This is a post about practical things I wish I’d known sooner. I don’t have an RWA chapter close and it took me awhile to hook up with some local authors. Some of this might seem super obvious, but it’s stuff I seriously did not understand/know early on.
Publishing contracts. My first contract was a no advance/% of earnings type contract. Super straightforward and easy to understand. My second contract was an advance-type contract. Y’all. I did not know how the advance worked. So here’s a run-down so you won’t be as ignorant as I was (hopefully was, maybe still am!)
First thing you need to understand is that an “advance” is just that…an advance on profits. So you have to make that much money back in earnings before you make any more money. Only the % you earn counts toward that number, not a total earnings on the book. So, for example, if you are given a 1k advance on a book that sells for $4.00 and you make 50% on the book AFTER the distributors take their cut. You’ll need to sell more books than you think to make that 1k back. If Amazon takes a 30% cut for distribution, then the author is only making $1.40/book sold. That means the author must sell 714 copies before they make any more money or “earn out.”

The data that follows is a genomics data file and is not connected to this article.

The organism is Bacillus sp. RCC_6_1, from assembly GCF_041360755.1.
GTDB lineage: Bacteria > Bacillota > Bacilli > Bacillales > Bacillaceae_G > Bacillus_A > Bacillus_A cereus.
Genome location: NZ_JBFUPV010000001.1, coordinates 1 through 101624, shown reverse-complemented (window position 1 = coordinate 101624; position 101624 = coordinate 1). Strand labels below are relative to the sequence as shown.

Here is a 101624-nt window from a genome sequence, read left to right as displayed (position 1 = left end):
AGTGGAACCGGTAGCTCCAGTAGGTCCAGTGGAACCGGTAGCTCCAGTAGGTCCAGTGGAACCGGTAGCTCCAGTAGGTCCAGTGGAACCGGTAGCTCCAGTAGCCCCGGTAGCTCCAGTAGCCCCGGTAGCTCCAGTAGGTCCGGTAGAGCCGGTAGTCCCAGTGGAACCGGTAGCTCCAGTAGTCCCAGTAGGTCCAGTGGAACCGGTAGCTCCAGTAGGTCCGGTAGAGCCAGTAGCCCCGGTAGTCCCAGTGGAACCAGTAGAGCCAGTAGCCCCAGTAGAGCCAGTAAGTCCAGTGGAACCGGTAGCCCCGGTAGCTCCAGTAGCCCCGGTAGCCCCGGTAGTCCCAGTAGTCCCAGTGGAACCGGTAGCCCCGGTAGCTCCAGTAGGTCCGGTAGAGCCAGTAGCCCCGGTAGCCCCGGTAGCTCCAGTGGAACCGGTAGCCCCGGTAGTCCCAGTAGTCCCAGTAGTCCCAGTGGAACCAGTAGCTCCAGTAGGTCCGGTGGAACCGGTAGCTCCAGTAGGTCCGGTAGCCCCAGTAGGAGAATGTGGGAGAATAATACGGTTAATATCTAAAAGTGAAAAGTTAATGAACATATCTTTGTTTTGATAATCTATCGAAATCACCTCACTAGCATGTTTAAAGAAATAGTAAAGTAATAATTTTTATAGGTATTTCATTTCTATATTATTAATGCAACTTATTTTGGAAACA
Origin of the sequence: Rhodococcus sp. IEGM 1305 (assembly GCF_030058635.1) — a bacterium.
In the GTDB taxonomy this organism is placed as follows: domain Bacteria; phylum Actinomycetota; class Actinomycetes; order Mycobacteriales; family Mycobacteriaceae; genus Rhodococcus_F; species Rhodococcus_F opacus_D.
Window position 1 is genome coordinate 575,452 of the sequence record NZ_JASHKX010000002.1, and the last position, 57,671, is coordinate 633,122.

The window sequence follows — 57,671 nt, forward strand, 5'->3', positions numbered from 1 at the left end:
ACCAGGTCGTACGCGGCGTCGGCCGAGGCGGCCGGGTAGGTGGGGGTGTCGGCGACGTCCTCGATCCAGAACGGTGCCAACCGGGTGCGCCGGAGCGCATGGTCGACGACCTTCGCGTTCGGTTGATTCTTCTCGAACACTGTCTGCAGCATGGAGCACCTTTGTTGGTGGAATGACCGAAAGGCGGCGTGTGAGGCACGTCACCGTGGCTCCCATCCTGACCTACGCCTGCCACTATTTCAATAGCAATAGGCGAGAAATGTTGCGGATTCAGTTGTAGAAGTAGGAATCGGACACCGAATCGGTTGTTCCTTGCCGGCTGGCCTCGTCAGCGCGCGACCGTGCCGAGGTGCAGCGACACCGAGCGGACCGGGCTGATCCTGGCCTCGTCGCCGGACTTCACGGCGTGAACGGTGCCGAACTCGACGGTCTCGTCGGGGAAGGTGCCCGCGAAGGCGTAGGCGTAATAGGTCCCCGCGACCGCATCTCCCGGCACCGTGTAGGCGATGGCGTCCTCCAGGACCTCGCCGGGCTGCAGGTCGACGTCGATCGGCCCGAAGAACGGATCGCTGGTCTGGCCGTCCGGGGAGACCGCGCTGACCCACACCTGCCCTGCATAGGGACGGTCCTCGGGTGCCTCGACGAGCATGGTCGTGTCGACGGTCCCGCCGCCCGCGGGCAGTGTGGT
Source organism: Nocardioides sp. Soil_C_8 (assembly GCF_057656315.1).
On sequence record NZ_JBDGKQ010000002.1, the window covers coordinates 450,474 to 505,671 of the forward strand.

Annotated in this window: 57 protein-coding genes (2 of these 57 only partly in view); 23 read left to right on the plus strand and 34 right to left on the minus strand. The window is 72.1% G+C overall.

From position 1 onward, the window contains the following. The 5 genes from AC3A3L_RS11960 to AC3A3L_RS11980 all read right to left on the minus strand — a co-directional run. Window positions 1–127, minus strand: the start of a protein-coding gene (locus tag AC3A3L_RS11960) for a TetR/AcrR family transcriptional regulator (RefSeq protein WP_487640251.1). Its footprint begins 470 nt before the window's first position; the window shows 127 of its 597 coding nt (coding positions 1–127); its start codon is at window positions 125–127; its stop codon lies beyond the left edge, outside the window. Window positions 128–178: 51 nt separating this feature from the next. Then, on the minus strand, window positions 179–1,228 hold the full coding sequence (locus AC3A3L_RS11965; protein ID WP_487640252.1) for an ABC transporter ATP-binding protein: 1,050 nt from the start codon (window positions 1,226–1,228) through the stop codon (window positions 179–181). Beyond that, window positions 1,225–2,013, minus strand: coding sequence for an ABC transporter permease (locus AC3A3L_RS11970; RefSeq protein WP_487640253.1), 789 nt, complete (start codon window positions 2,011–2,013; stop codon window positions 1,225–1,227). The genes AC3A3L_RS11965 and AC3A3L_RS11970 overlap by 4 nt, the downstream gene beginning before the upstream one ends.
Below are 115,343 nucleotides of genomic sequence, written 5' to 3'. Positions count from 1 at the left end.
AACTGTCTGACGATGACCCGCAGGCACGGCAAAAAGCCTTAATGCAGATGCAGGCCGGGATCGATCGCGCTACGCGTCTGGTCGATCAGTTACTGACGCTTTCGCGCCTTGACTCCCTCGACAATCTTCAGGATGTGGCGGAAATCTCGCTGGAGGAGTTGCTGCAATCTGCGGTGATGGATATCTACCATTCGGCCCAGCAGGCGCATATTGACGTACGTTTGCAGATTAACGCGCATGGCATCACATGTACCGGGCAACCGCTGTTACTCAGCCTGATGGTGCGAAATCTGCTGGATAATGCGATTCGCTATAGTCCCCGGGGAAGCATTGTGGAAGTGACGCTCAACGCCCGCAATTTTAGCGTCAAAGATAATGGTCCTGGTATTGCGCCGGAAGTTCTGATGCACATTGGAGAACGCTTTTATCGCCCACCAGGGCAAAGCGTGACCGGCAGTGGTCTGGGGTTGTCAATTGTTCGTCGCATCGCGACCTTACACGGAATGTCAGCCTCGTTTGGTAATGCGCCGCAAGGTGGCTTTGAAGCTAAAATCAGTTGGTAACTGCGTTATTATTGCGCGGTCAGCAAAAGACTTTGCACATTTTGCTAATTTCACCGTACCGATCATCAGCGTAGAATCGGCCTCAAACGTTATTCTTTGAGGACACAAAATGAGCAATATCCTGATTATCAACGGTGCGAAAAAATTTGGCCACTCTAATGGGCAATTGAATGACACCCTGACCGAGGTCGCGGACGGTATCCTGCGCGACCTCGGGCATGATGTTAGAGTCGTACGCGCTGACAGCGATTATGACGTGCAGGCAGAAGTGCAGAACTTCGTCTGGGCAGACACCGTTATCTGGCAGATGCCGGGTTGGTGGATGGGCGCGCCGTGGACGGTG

The other thing to understand about an advance is that it is paid in chunks. The way mine works is that if I sign a 3-book deal, each book has an $X advance attached for a total of $3X. Once I sign, I get half of the total advance or half of $3X upfront. Then, after I finish developmental edits with my editor I get the other half of the advance for that book, or half of $X. So when you hear a number for your advance and it sounds really great, just remember depending on how fast/slow you write that money will be doled out over the course of a year or two. And when you think about how long it takes a book to make it from contract to release to earning out…you’re not getting rich quick.
Speaking of publication times. This pertains to traditional publishing only. One of the advantages of indie pub is the turn-around speed of releases. Traditional publishers are slow. I just turned in a finished manuscript today (yay, me!!) My publisher St. Martin’s Press has already set their spring 2018 publishing schedule. This book won’t come out until summer 2018 at the earliest. That’s a long damn time.
Mailing books. Did you know that if you’re mailing books to readers or for prizes that you can request USPS to send by Media Mail. It is cheaper and super easy. They say it’s 5-7 days shipping, but things I send usually end up there in 2-3 days.
Speaking of USPS. I would recommend renting a PO Box at your local post office to use as return address and in your newsletter. Unless you feel comfortable putting your home address out there.
Teasers. Do you see incredible looking teasers on FB or Twitter and think…how do they do that? Are they hiring professionals? In some cases yes, but there are several awesome free tools to create teasers. My favorite at the moment is Canva (google it) but I like to use PicMonkey to add affects like B&W or fuzzy edges, etc. It’s free too. As far as pictures to use, Deposit Photos usually runs deals for pictures. If you have money to spend or are looking for cover material then iStock is great.
I’m sure I’m forgetting some great tips, so leave them in the comments!